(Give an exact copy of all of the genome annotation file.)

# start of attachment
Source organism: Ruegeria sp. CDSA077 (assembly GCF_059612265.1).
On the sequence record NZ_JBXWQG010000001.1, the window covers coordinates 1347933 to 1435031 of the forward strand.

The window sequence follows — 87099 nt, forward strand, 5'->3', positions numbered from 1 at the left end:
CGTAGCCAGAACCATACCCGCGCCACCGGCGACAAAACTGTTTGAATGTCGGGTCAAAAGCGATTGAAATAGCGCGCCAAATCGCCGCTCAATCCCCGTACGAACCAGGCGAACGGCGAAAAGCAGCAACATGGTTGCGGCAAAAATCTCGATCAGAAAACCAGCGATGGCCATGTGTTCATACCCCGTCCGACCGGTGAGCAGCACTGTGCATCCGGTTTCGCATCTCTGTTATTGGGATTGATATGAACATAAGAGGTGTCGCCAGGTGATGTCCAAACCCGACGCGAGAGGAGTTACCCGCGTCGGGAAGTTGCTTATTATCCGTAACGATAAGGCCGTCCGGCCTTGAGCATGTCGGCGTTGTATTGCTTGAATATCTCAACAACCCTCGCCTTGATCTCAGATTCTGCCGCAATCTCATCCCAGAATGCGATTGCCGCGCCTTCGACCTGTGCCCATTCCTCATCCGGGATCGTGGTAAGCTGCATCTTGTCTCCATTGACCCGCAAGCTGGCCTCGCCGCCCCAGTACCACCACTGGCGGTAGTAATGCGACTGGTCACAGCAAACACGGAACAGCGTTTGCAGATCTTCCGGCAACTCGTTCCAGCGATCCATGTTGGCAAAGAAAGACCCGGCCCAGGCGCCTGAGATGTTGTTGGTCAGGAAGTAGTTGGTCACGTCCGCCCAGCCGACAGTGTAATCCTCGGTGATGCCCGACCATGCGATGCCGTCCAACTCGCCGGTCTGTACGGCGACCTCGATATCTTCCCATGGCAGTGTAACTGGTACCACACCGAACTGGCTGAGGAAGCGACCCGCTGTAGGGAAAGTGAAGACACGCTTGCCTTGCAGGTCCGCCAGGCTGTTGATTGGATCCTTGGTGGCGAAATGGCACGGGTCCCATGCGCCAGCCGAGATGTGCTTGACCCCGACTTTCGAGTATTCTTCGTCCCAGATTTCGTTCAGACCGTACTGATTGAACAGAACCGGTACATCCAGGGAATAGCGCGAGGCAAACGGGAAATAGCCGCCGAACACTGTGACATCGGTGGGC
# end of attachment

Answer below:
Source organism: Ruegeria sp. CDSA077 (assembly GCF_059612265.1).
On the sequence record NZ_JBXWQG010000001.1, the window covers coordinates 1347933 to 1435031 of the forward strand.

The window sequence follows — 87099 nt, forward strand, 5'->3', positions numbered from 1 at the left end:
CGTAGCCAGAACCATACCCGCGCCACCGGCGACAAAACTGTTTGAATGTCGGGTCAAAAGCGATTGAAATAGCGCGCCAAATCGCCGCTCAATCCCCGTACGAACCAGGCGAACGGCGAAAAGCAGCAACATGGTTGCGGCAAAAATCTCGATCAGAAAACCAGCGATGGCCATGTGTTCATACCCCGTCCGACCGGTGAGCAGCACTGTGCATCCGGTTTCGCATCTCTGTTATTGGGATTGATATGAACATAAGAGGTGTCGCCAGGTGATGTCCAAACCCGACGCGAGAGGAGTTACCCGCGTCGGGAAGTTGCTTATTATCCGTAACGATAAGGCCGTCCGGCCTTGAGCATGTCGGCGTTGTATTGCTTGAATATCTCAACAACCCTCGCCTTGATCTCAGATTCTGCCGCAATCTCATCCCAGAATGCGATTGCCGCGCCTTCGACCTGTGCCCATTCCTCATCCGGGATCGTGGTAAGCTGCATCTTGTCTCCATTGACCCGCAAGCTGGCCTCGCCGCCCCAGTACCACCACTGGCGGTAGTAATGCGACTGGTCACAGCAAACACGGAACAGCGTTTGCAGATCTTCCGGCAACTCGTTCCAGCGATCCATGTTGGCAAAGAAAGACCCGGCCCAGGCGCCTGAGATGTTGTTGGTCAGGAAGTAGTTGGTCACGTCCGCCCAGCCGACAGTGTAATCCTCGGTGATGCCCGACCATGCGATGCCGTCCAACTCGCCGGTCTGTACGGCGACCTCGATATCTTCCCATGGCAGTGTAACTGGTACCACACCGAACTGGCTGAGGAAGCGACCCGCTGTAGGGAAAGTGAAGACACGCTTGCCTTGCAGGTCCGCCAGGCTGTTGATTGGATCCTTGGTGGCGAAATGGCACGGGTCCCATGCGCCAGCCGAGATGTGCTTGACCCCGACTTTCGAGTATTCTTCGTCCCAGATTTCGTTCAGACCGTACTGATTGAACAGAACCGGTACATCCAGGGAATAGCGCGAGGCAAACGGGAAATAGCCGCCGAACACTGTGACATCGGTGGGC